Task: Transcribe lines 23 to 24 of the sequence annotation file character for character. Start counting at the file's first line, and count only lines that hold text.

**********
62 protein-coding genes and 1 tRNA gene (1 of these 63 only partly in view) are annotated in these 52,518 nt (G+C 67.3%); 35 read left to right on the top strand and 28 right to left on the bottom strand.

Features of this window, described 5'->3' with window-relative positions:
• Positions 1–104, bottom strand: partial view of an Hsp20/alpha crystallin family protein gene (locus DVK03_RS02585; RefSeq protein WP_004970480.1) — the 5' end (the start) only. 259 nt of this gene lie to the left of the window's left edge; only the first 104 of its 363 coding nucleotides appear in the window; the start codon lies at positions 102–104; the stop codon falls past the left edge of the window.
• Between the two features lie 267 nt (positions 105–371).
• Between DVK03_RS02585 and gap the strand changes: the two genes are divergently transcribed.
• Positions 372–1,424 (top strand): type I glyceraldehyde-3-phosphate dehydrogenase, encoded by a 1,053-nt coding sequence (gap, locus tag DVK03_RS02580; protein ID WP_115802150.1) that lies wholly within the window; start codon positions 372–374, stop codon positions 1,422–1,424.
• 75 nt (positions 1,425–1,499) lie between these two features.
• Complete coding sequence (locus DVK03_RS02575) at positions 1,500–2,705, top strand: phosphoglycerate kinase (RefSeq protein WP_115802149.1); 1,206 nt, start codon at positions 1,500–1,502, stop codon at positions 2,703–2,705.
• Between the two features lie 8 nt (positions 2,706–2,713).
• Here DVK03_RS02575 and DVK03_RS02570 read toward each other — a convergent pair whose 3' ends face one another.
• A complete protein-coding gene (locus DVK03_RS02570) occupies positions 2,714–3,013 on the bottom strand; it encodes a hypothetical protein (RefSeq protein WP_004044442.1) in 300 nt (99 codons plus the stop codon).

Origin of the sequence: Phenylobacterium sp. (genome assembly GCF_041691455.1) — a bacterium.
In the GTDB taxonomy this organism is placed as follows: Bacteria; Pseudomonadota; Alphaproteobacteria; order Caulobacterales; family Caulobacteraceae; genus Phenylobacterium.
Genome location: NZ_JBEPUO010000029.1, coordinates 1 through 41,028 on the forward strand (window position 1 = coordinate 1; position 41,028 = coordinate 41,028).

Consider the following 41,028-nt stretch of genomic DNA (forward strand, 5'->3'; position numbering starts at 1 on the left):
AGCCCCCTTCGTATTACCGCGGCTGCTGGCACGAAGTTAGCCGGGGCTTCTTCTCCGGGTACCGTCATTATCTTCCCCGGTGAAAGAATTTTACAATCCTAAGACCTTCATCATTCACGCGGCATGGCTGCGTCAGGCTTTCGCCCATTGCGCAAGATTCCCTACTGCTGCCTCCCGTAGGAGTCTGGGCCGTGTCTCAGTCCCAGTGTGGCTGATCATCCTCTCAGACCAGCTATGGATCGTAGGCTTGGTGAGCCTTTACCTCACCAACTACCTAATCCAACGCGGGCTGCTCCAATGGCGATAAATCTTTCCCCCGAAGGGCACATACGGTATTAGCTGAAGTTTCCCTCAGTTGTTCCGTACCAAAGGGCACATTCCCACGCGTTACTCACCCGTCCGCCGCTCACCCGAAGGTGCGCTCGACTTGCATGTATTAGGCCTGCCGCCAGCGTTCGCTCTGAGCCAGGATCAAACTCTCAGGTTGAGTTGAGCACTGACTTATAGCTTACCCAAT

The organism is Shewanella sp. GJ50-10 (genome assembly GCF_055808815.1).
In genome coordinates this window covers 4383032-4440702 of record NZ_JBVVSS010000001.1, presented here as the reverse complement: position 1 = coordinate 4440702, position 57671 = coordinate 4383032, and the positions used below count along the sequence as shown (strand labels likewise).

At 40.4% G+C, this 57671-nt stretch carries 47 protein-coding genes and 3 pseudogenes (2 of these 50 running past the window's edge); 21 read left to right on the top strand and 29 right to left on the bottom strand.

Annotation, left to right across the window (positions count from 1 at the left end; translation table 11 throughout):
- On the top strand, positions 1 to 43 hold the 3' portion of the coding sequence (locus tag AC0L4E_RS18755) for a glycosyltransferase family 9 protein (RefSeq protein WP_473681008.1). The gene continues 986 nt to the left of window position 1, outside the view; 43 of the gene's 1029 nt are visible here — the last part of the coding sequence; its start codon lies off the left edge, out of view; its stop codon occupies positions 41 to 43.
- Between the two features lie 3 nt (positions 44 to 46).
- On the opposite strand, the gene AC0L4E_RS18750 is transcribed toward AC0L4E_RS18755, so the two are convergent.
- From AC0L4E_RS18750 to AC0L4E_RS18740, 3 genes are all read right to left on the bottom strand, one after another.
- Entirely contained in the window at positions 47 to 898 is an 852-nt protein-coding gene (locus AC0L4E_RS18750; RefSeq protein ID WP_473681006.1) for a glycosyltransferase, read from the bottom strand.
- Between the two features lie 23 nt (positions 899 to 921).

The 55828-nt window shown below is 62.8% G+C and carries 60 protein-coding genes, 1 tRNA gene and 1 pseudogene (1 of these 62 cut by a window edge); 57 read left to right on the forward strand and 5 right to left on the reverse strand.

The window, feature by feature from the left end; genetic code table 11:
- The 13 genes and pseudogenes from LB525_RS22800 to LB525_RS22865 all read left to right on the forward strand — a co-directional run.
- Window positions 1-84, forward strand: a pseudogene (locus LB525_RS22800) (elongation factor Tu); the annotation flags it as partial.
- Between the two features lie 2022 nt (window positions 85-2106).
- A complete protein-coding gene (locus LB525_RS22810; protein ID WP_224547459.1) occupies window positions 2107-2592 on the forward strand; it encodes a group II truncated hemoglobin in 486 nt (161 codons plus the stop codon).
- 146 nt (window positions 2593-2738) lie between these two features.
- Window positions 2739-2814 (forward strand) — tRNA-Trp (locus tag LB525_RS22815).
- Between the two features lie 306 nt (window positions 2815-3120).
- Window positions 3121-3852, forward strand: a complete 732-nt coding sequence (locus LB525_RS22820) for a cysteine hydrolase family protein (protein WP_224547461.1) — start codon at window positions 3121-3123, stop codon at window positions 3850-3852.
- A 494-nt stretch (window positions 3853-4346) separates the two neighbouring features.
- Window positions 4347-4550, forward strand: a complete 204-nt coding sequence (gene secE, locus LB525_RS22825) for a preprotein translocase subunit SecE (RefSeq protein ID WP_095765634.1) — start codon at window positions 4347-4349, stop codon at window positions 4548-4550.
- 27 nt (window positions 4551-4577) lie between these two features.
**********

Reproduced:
- On the opposite strand, the gene AC0L4E_RS18750 is transcribed toward AC0L4E_RS18755, so the two are convergent.
- From AC0L4E_RS18750 to AC0L4E_RS18740, 3 genes are all read right to left on the bottom strand, one after another.